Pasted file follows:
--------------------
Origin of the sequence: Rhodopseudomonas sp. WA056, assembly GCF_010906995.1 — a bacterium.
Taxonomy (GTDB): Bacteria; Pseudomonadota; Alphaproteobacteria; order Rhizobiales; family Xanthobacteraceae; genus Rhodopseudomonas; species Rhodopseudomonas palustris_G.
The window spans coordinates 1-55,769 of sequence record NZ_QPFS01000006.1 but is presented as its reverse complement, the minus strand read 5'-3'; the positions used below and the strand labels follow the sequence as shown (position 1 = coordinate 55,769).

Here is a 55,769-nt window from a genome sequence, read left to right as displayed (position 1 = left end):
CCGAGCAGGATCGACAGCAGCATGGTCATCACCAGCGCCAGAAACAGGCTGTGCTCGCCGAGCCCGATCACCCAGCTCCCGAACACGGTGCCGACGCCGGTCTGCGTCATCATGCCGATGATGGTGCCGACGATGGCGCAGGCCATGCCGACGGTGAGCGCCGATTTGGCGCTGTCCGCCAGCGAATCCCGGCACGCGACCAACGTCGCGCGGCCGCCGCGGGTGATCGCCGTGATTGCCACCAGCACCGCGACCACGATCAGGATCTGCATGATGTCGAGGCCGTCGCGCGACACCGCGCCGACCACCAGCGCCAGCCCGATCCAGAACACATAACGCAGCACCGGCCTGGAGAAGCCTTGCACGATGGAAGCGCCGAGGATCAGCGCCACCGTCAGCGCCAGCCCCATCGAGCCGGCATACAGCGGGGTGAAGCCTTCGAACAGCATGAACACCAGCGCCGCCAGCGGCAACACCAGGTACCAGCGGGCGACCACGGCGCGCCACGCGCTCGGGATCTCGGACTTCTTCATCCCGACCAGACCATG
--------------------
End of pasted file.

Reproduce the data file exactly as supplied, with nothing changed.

Origin of the sequence: Rhodopseudomonas sp. WA056, assembly GCF_010906995.1 — a bacterium.
Taxonomy (GTDB): Bacteria; Pseudomonadota; Alphaproteobacteria; order Rhizobiales; family Xanthobacteraceae; genus Rhodopseudomonas; species Rhodopseudomonas palustris_G.
The window spans coordinates 1-55,769 of sequence record NZ_QPFS01000006.1 but is presented as its reverse complement, the minus strand read 5'-3'; the positions used below and the strand labels follow the sequence as shown (position 1 = coordinate 55,769).

Here is a 55,769-nt window from a genome sequence, read left to right as displayed (position 1 = left end):
CCGAGCAGGATCGACAGCAGCATGGTCATCACCAGCGCCAGAAACAGGCTGTGCTCGCCGAGCCCGATCACCCAGCTCCCGAACACGGTGCCGACGCCGGTCTGCGTCATCATGCCGATGATGGTGCCGACGATGGCGCAGGCCATGCCGACGGTGAGCGCCGATTTGGCGCTGTCCGCCAGCGAATCCCGGCACGCGACCAACGTCGCGCGGCCGCCGCGGGTGATCGCCGTGATTGCCACCAGCACCGCGACCACGATCAGGATCTGCATGATGTCGAGGCCGTCGCGCGACACCGCGCCGACCACCAGCGCCAGCCCGATCCAGAACACATAACGCAGCACCGGCCTGGAGAAGCCTTGCACGATGGAAGCGCCGAGGATCAGCGCCACCGTCAGCGCCAGCCCCATCGAGCCGGCATACAGCGGGGTGAAGCCTTCGAACAGCATGAACACCAGCGCCGCCAGCGGCAACACCAGGTACCAGCGGGCGACCACGGCGCGCCACGCGCTCGGGATCTCGGACTTCTTCATCCCGACCAGACCATG